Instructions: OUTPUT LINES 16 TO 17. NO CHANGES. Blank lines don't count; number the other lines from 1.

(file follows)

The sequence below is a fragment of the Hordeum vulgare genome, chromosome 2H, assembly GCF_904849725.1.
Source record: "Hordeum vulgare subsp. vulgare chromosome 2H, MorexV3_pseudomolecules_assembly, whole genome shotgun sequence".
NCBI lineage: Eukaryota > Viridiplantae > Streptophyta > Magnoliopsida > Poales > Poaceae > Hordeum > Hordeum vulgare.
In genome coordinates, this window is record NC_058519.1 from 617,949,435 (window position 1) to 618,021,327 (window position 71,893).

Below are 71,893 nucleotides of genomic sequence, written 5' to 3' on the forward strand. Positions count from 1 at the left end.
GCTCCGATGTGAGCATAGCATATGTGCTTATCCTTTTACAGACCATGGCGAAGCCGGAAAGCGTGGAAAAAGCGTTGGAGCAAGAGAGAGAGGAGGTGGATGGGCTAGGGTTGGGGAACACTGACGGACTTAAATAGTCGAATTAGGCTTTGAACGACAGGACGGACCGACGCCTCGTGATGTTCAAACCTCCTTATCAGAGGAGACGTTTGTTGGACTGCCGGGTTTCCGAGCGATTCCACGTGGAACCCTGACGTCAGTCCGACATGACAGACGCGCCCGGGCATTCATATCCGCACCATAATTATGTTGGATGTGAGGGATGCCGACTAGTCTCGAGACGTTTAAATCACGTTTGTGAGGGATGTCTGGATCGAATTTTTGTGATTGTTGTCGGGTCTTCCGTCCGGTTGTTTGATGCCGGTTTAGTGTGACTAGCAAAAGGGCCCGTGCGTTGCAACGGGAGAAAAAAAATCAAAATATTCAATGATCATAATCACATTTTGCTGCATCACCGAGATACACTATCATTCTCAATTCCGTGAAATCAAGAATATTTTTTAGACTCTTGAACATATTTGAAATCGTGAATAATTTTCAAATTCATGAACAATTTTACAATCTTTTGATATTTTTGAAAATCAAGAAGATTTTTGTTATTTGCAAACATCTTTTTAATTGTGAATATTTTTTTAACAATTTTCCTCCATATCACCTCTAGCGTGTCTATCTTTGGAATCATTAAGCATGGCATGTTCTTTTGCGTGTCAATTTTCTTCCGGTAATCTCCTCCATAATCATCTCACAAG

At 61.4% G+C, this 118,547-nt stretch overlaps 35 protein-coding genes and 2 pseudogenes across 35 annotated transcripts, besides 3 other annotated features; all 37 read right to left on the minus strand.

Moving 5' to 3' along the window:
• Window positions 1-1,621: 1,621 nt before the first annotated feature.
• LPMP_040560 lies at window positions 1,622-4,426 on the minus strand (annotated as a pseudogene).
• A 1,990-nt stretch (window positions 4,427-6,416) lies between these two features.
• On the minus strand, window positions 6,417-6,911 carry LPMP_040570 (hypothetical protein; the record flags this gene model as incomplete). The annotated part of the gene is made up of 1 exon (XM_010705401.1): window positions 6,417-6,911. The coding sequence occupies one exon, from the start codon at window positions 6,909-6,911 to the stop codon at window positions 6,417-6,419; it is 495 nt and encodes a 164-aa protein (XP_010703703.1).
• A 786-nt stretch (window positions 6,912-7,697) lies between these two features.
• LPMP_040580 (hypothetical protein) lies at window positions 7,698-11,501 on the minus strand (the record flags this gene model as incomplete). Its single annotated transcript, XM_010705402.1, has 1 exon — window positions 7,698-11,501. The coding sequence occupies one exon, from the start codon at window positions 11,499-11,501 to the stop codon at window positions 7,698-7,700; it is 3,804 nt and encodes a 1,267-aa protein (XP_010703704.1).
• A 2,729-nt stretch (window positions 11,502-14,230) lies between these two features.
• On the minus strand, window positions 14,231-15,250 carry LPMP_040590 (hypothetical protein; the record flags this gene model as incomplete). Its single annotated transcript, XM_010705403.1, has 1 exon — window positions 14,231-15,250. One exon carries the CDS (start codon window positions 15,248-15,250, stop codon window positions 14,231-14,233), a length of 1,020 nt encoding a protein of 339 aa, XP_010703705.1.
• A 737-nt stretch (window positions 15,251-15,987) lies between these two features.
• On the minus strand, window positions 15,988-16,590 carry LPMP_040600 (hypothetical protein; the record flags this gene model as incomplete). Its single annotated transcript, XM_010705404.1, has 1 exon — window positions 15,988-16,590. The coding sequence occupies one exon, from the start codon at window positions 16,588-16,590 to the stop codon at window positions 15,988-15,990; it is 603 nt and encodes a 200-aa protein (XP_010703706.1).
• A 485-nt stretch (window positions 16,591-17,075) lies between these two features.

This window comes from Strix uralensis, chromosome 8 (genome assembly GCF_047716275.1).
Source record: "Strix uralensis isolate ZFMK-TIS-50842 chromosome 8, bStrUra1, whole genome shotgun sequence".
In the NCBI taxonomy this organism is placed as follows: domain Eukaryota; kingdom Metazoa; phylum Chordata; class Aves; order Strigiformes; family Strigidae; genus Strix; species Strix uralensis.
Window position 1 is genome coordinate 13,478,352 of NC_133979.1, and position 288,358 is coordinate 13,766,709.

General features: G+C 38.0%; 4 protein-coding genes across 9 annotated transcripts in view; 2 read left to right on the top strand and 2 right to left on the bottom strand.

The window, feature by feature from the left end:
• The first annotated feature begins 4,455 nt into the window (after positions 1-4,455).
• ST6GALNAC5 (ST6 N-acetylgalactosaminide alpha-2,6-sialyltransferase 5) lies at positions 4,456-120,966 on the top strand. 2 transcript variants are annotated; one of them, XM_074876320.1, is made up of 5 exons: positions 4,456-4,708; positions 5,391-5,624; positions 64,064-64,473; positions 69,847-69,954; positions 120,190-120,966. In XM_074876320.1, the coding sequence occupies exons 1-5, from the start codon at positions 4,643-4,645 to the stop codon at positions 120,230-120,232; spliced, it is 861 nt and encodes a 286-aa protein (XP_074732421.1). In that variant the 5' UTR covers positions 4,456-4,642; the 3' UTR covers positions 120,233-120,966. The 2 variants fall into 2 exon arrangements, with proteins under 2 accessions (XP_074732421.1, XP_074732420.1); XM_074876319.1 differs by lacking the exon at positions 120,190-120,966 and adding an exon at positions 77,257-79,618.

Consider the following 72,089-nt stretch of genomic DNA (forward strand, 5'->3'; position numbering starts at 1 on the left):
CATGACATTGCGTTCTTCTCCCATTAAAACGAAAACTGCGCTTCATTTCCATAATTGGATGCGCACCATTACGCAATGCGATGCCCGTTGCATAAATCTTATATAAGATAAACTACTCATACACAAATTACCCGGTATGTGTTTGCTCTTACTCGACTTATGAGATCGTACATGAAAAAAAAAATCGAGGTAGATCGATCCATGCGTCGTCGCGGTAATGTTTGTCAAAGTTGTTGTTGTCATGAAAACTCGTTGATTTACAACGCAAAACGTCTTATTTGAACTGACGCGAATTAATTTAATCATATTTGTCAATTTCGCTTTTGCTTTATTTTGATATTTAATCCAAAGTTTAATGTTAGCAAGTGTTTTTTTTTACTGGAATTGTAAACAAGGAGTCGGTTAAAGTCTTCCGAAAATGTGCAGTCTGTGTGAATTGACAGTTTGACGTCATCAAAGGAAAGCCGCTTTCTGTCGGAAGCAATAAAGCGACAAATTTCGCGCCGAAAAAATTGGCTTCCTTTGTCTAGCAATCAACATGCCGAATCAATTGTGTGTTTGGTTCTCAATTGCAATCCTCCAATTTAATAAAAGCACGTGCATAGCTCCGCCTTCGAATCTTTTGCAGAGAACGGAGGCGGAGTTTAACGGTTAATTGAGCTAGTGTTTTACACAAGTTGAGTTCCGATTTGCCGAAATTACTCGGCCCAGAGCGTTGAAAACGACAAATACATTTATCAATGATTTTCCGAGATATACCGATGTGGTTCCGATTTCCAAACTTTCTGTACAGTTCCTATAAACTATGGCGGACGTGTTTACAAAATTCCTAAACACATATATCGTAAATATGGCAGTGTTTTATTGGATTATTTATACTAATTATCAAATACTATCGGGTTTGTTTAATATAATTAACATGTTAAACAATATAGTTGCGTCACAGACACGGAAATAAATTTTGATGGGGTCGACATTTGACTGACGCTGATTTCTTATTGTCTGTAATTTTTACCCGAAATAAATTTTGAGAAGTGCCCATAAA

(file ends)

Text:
• On the minus strand, window positions 14,231-15,250 carry LPMP_040590 (hypothetical protein; the record flags this gene model as incomplete). Its single annotated transcript, XM_010705403.1, has 1 exon — window positions 14,231-15,250. One exon carries the CDS (start codon window positions 15,248-15,250, stop codon window positions 14,231-14,233), a length of 1,020 nt encoding a protein of 339 aa, XP_010703705.1.
• A 737-nt stretch (window positions 15,251-15,987) lies between these two features.